USC history is AC Martin history, in a way. Stroll along any brick-lined path on the USC University Park Campus and chances are you’ll be in eyeshot of an AC Martin building.

The Los Angeles-based architecture firm with strong Trojan ties has been designing structures for the university for decades — from major projects, like the 193,000-square-foot Ronald Tutor Campus Center and Popovich and Fertitta halls, to smaller undertakings like The Lab Gastropub on Figueroa Street and the ground-floor cafe in Wallis Annenberg Hall.

But the family-owned firm’s USC connections run deeper than drawing up blueprints for campus buildings. Generations of Martins and many of their employees have trained at the USC School of Architecture since the company was established in 1906, including cousins David Martin ’66 and Christopher Martin ’74.

“When you are part of the family, you kind of take that all for granted,” David Martin says. “But sometimes you do look back and say, ‘Wow, that’s really interesting that we’ve been so involved in the history of the city and the history of the university.’ I’m proud of that association.”

The firm has a ubiquitous presence in downtown Los Angeles, producing well-known silhouettes like the new Wilshire Grand Center, the tallest skyscraper in the West; the luminous L.A. Department of Water and Power headquarters on Hope Street; and the historic Million Dollar Theatre on Broadway. Even Los Angeles City Hall was designed in the 1920s by an all-star team that included the firm’s founder and namesake, Albert C. Martin Sr.

And sprinkled across the Southern California landscape and beyond are hundreds of other AC Martin buildings, from modern high-rises and ornate churches to regal courthouses and top-secret aerospace facilities.

“They’ve been quite prolific across our campus and throughout Los Angeles,” says Milton Curry, dean of the USC School of Architecture. “It’s been an incredible run for a firm of that size, to maintain that level of excellence and integrity over the long course.”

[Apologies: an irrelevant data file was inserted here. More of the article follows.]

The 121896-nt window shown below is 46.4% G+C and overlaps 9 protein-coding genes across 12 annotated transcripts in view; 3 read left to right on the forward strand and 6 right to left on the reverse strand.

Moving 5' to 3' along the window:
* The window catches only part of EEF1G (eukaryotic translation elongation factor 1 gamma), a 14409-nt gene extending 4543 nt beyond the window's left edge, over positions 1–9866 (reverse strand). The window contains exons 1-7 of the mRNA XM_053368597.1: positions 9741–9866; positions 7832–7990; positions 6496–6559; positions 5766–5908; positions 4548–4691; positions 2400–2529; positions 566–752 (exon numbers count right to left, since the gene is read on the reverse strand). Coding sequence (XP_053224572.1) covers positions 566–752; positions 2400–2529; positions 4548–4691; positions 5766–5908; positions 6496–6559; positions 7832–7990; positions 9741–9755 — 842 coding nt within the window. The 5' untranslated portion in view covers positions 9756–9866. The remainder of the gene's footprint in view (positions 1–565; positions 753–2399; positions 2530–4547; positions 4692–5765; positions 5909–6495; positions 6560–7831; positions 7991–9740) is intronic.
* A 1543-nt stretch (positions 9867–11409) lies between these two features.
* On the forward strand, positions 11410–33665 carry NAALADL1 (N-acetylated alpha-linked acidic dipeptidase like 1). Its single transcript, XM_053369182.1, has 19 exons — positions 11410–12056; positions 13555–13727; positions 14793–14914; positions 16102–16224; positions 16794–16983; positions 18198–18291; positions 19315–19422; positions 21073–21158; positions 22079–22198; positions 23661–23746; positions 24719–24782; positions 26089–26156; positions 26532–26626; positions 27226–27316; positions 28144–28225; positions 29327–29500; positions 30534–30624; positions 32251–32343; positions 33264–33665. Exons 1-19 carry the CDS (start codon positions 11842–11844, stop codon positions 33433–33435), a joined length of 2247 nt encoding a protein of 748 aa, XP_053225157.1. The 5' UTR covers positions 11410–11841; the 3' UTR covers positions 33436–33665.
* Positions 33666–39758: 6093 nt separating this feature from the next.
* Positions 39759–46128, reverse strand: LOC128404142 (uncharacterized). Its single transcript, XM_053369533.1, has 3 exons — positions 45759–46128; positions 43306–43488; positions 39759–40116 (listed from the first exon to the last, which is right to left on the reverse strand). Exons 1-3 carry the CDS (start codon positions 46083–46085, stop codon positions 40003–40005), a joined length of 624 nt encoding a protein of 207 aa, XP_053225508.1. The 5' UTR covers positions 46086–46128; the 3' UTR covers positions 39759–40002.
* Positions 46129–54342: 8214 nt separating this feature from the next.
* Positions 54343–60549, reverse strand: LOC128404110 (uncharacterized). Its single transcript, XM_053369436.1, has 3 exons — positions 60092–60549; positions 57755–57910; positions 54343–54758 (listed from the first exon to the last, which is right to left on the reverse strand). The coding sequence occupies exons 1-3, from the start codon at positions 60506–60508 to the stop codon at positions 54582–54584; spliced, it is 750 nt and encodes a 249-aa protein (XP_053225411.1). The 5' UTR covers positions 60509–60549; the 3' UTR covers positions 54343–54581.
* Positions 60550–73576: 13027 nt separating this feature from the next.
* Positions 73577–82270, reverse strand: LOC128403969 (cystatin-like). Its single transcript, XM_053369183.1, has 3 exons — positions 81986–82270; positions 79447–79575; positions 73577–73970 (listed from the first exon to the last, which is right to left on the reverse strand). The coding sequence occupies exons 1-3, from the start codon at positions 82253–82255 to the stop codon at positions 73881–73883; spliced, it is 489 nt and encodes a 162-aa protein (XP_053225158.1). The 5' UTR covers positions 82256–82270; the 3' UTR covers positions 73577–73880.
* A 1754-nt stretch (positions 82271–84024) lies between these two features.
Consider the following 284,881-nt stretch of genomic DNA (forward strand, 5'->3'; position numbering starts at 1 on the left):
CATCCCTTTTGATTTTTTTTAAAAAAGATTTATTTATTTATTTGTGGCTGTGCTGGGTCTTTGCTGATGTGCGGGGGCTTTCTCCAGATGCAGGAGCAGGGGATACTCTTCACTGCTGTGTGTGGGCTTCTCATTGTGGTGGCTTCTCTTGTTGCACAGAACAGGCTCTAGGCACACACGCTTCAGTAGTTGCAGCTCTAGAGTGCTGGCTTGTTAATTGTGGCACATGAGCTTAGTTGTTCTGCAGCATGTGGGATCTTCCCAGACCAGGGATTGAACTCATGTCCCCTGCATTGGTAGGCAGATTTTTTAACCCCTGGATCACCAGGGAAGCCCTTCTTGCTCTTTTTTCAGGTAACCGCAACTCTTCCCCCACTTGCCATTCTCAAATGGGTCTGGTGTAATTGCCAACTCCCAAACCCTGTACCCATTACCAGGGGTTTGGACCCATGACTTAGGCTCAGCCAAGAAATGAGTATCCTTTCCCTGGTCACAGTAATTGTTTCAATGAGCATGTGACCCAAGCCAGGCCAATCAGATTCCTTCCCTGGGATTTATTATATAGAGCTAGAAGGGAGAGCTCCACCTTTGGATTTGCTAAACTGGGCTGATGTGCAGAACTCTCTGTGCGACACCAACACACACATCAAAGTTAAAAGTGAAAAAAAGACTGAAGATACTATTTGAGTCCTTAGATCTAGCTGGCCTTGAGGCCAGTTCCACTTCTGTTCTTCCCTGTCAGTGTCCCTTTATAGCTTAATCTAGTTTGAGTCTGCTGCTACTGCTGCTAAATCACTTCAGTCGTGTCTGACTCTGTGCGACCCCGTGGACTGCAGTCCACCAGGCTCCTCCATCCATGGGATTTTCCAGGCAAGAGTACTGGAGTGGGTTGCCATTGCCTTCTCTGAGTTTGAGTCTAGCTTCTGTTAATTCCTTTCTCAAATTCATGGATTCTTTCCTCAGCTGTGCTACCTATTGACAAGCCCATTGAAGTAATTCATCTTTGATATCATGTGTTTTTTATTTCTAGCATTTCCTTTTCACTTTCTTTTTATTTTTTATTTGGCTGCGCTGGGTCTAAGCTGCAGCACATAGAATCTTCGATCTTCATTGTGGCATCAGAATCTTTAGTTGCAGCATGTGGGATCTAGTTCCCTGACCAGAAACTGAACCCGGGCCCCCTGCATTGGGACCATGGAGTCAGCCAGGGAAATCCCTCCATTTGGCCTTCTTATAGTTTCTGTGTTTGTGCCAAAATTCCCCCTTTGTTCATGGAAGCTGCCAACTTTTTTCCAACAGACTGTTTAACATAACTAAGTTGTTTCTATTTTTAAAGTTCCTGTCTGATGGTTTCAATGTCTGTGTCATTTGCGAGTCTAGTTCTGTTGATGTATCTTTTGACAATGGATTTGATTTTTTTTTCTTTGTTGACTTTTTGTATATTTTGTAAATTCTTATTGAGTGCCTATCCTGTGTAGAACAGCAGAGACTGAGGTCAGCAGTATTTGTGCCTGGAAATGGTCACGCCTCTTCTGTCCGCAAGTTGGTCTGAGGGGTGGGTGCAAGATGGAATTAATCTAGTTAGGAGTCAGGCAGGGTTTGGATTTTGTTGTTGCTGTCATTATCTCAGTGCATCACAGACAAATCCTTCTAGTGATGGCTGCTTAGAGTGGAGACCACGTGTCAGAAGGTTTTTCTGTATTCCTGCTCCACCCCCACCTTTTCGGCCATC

Moving to L.A. with Only $15

On a recent sunny Southern California morning, Christopher Martin steps onto the third-floor deck of the California Club overlooking Flower Street. Shielding his eyes from the glare, he points south toward USC, then gestures again and again, picking out nearby skyscrapers designed by the firm he now runs as chairman and CEO.

He finally comes to a stop, gazing northward to Citigroup Center at Flower and Fifth streets — home to the 12th-floor offices of the company his grandfather founded more than a century ago.

Martin Sr. came to Los Angeles in 1904 at age 25 with just $15 in his pocket. But as a structural engineer and architect, he soon found his talents in high demand. Within two years, he had saved enough from jobs to launch his own firm, Albert C. Martin & Associates.

He came to be known as a leading designer as the city grew, earning him the honor of collaborating with other local architecture luminaries like John Parkinson to create the Art Deco design of Los Angeles City Hall, with its trademark pyramid peak.

Then the Great Depression hit, devastating AC Martin. With no new work on the horizon, Martin Sr. found himself wandering along Wilshire Boulevard, knocking on doors and offering to help build retaining walls for gardens. According to family lore, he resorted to borrowing $5 from a nearby cigar store to stay afloat, buying bacon for 1 cent a pound and carrots for 1 cent a bunch to keep the family fed.

Eventually he discovered he could borrow against his life insurance policy. He used the money to pursue two main goals: getting his kids educated and hanging onto his membership at a golf club to maintain critical business connections.